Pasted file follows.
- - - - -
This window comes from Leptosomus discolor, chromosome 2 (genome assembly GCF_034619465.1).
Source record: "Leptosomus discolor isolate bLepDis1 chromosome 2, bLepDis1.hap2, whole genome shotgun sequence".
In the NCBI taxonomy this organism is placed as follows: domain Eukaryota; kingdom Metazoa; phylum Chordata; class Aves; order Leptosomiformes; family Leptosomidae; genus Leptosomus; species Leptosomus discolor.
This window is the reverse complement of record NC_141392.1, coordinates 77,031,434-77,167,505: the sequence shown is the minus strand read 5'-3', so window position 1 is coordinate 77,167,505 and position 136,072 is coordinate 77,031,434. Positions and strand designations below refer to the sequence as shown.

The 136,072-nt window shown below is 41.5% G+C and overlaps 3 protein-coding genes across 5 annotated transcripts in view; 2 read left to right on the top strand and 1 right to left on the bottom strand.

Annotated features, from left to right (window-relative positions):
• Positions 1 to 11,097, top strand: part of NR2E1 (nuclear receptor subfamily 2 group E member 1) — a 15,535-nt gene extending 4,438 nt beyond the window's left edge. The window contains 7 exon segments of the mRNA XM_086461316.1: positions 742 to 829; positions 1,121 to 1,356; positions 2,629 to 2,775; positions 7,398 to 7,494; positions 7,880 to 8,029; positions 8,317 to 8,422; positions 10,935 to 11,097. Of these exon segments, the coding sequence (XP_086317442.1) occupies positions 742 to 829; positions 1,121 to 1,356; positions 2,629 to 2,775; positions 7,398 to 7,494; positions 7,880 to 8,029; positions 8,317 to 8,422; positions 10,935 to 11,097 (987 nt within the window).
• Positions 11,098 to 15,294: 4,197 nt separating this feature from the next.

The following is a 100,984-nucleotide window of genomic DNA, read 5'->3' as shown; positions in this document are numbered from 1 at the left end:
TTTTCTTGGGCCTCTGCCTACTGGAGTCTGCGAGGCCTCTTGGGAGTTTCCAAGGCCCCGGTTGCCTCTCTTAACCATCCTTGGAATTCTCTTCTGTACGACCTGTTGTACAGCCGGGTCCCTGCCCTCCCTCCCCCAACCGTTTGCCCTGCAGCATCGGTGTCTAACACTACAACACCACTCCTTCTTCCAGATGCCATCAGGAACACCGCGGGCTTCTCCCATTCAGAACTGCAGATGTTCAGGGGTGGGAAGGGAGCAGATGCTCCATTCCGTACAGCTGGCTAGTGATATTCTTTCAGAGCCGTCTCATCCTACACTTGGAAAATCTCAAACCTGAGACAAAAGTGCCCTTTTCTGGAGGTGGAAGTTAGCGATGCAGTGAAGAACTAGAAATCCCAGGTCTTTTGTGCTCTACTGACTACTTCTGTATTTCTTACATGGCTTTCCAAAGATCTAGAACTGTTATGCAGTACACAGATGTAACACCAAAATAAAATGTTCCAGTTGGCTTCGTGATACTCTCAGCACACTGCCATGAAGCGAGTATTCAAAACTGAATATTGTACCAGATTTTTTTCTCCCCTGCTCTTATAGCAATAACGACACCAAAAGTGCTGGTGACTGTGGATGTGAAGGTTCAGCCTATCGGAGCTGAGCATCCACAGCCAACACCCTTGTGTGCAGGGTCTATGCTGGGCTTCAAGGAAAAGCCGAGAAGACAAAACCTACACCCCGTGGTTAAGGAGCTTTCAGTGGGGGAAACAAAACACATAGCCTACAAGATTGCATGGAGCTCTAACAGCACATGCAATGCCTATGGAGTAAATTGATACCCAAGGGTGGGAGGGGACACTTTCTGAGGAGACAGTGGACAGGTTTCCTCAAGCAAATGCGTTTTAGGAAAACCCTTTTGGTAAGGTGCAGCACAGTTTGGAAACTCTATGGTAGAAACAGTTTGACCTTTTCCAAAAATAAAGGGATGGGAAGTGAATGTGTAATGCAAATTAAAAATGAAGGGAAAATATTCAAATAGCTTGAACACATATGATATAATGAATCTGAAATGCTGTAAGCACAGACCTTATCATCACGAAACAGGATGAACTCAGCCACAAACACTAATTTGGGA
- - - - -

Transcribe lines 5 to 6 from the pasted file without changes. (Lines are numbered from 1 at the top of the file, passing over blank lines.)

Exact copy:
The 136,072-nt window shown below is 41.5% G+C and overlaps 3 protein-coding genes across 5 annotated transcripts in view; 2 read left to right on the top strand and 1 right to left on the bottom strand.

Annotated features, from left to right (window-relative positions):